Please forgive the bluriness of this picture…I was balanced precariously on a chair whilst taking it. Our weekly share was: 2 lbs of red and white potatoes, 3/4 lb spicy greens, kale, napa cabbage, radishes, 2 green peppers, frisee, garlic, 3/4 lb arugula, chard, 2 eggplant, zucchini, 2 summer squash, cucumber, cabbage, 2 jalapenos, 2 serranos
I’m not sure why, but as I left the CSA pick- up this week with four bags, biceps burning, I spontaneously began singing Florence and the Machine’s “The Dog Days are Over“. One of my friends referenced the world being on a string a few days ago..and maybe that’s why. Or, maybe it’s because making good change, taking a good risk, is so refreshing…or maybe it’s because on days like this, I can’t believe we only pay $24 a week for this amount of organic, locally grown food! What’s not to love?!?
The dog days are over. The horses are coming.
Horses, in this case, could be read as root vegetables. I love a celeriac. I love fall. But…I’m getting ahead of myself, we’re not there yet.
I had the pleasure of hosting a dinner for three friends this Sunday…Alicia (my college roommate), her husband Mike, and our friend John, who was in town from Ann Arbor. John and I have joked about having some sort of Iron Chef competition, and apparently, this was my week to showcase my skills. (If we’re being honest, I had sort of forgotten about this part of the get-together….but “CSA foods” ended up being my theme.)
The meal began with this:
I like to call this baba-mus…it’s a baba ganoush-hummus hybrid…made with our eggplant from this week and served with the veggies from the CSA
I as well threw together a little dip at the last minute…I have a sickness…call it ethnic, or motherly, or something, but I’m always convinced that we’re not going to have enough food….so I put together a warm feta-three pepper dip (red flakes, black and white) which received positive reviews, but I didn’t document it in the photog realm. Another time.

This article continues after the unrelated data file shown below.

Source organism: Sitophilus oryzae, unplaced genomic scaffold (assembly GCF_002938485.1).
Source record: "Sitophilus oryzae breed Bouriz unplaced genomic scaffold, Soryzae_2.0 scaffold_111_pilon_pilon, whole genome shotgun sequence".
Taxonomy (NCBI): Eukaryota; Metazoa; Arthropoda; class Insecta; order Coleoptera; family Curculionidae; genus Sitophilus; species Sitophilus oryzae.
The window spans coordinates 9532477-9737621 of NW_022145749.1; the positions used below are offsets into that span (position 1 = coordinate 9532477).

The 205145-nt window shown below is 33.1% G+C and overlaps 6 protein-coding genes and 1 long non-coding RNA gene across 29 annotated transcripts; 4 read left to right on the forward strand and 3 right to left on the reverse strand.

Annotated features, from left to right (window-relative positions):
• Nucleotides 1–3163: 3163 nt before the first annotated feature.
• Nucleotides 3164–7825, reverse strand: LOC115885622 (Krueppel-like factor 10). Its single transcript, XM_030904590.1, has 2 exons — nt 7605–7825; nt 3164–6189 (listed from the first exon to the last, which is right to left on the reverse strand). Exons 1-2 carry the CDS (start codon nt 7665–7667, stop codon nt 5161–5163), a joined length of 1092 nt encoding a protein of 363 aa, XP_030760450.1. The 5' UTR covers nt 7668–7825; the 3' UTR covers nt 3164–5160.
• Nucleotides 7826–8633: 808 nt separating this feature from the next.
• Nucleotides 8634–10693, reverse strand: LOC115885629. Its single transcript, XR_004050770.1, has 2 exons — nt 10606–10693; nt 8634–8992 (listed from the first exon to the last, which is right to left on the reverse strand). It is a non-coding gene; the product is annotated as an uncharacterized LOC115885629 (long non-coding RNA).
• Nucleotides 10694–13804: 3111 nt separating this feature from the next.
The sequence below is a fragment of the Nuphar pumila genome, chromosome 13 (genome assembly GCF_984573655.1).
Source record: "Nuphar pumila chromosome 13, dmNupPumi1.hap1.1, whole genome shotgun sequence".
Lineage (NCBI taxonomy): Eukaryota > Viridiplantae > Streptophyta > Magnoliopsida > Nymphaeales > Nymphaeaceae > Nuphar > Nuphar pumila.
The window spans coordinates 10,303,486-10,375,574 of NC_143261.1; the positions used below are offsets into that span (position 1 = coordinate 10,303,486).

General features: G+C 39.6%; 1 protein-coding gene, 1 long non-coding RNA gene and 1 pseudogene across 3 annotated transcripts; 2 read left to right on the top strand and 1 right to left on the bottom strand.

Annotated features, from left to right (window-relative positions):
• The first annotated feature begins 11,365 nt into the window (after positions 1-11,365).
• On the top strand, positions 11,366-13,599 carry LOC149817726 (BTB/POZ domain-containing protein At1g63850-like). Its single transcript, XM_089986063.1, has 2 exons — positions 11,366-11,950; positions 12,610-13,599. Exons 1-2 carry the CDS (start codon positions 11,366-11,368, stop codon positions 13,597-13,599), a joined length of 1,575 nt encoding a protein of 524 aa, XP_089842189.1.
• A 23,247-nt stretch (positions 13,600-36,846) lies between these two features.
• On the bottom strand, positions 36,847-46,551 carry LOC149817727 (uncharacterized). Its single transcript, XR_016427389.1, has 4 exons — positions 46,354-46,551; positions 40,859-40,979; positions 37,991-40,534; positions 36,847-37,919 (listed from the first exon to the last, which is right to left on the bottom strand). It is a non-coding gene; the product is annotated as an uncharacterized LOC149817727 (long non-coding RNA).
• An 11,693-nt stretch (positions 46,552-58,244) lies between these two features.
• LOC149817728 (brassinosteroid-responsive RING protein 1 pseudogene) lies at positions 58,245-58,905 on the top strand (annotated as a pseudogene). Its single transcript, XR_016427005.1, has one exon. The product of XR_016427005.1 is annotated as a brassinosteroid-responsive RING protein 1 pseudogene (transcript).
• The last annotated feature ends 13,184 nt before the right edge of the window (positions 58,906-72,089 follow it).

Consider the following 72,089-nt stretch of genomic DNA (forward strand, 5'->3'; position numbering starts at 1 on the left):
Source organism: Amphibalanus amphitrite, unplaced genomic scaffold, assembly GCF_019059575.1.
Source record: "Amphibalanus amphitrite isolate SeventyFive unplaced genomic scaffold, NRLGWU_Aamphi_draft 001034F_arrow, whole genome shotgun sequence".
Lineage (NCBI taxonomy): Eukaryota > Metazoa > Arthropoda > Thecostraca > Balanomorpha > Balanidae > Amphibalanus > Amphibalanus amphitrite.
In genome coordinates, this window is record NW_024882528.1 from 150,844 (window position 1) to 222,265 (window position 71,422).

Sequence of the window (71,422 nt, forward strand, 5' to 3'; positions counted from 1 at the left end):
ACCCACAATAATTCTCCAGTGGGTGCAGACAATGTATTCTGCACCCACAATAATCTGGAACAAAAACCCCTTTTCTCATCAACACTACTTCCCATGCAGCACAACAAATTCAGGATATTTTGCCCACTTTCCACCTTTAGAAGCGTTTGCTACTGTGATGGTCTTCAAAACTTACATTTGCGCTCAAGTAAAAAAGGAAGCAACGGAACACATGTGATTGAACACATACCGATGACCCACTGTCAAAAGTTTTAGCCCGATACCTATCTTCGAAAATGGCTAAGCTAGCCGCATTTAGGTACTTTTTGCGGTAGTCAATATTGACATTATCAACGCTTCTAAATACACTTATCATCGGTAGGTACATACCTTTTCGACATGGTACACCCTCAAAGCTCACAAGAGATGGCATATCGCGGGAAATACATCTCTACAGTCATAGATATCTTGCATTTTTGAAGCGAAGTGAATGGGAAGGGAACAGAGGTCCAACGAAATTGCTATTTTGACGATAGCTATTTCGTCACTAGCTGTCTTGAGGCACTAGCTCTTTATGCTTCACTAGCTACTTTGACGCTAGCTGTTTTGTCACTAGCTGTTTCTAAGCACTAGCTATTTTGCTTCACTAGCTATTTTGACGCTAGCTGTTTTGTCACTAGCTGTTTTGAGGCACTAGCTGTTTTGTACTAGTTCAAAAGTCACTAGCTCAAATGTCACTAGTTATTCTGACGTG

Next course: Nicoise salad. I rubbed the sushi grade tuna with herbes de provence…and seared it for about 3 minutes per side (that should make it about medium).
Then, I drizzled the napa with some olive oil and salted and peppered it, and tossed it in a 400 degree oven for 8-ish minutes…
CSA napa…so many uses for it…
And, assembled the salad.
that is a (csa) dill, (csa) chive, lemon-caper vinaigrette alongside the salad
And then, the pizza course (an essential course for any dinner)…
I used my arugula pesto, from earlier this week, as a base, and layered balsamic marinated portobello’s and proscuitto
And then I added an Italian cheese blend and some pepper and cooked it.
We wrapped up with a watermelon-mint-feta salad with a balsamic reduction.
Then my old friends and I talked…about everything….the University of Michigan, Romeo and Juliet, New York City and Catholic wedding songs….
I especially like how my friend, John, is voraciously engaging his piece of pizza in this photo
Then, because we hadn’t spent enough time together, nor consumed enough calories, we walked to get ice cream…and then beer. They go well together.
that’s us and ice cream
that’s alicia and john, laughing heartily, before our beverages had even arrived
This was a really good Sunday…a really good weekend. I’m new to weekends, as I had worked them for almost five years…and I’m just starting to rediscover them….learning how to enjoy myself, how to relax, and how to turn off the impulse to be “productive” every minute of every day. Days like today, weeks like this one, make me realize that such things are not only possible, but essential, even life-giving.
As Florence would say, “…the dog days are over…leave all your love and your longing behind, you can’t carry them with you if you want to survive.” And while that may sound sad to some, it sounds like a big, fat exhale to me.
It sounds like a good sweat, after a ride on a trainer bike. And two pounds of red and white potatoes. And diving head first out of a plane. There is a free-fall, where you can’t breathe, but you know you’ll survive. And knowing you’ll survive makes the uncertainty of the moment bearable….even, exhilarating.